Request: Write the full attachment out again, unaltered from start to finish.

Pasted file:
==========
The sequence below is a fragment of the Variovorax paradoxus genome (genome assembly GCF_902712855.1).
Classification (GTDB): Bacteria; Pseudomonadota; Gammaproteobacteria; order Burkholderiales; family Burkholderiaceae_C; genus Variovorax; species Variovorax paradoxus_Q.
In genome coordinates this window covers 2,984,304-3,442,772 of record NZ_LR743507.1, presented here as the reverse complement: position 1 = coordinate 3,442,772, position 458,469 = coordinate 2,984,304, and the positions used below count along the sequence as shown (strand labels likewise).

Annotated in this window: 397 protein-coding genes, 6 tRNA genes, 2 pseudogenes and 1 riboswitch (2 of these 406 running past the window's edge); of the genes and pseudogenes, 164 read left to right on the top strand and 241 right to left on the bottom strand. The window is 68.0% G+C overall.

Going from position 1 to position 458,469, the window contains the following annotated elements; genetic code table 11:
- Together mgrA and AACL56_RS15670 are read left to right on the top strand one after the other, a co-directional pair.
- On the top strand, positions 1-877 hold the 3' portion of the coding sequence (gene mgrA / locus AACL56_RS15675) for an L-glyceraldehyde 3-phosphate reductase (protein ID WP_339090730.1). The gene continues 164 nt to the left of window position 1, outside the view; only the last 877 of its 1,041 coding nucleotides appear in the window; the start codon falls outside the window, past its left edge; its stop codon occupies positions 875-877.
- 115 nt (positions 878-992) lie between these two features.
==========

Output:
The sequence below is a fragment of the Variovorax paradoxus genome (genome assembly GCF_902712855.1).
Classification (GTDB): Bacteria; Pseudomonadota; Gammaproteobacteria; order Burkholderiales; family Burkholderiaceae_C; genus Variovorax; species Variovorax paradoxus_Q.
In genome coordinates this window covers 2,984,304-3,442,772 of record NZ_LR743507.1, presented here as the reverse complement: position 1 = coordinate 3,442,772, position 458,469 = coordinate 2,984,304, and the positions used below count along the sequence as shown (strand labels likewise).

Annotated in this window: 397 protein-coding genes, 6 tRNA genes, 2 pseudogenes and 1 riboswitch (2 of these 406 running past the window's edge); of the genes and pseudogenes, 164 read left to right on the top strand and 241 right to left on the bottom strand. The window is 68.0% G+C overall.

Going from position 1 to position 458,469, the window contains the following annotated elements; genetic code table 11:
- Together mgrA and AACL56_RS15670 are read left to right on the top strand one after the other, a co-directional pair.
- On the top strand, positions 1-877 hold the 3' portion of the coding sequence (gene mgrA / locus AACL56_RS15675) for an L-glyceraldehyde 3-phosphate reductase (protein ID WP_339090730.1). The gene continues 164 nt to the left of window position 1, outside the view; only the last 877 of its 1,041 coding nucleotides appear in the window; the start codon falls outside the window, past its left edge; its stop codon occupies positions 875-877.
- 115 nt (positions 878-992) lie between these two features.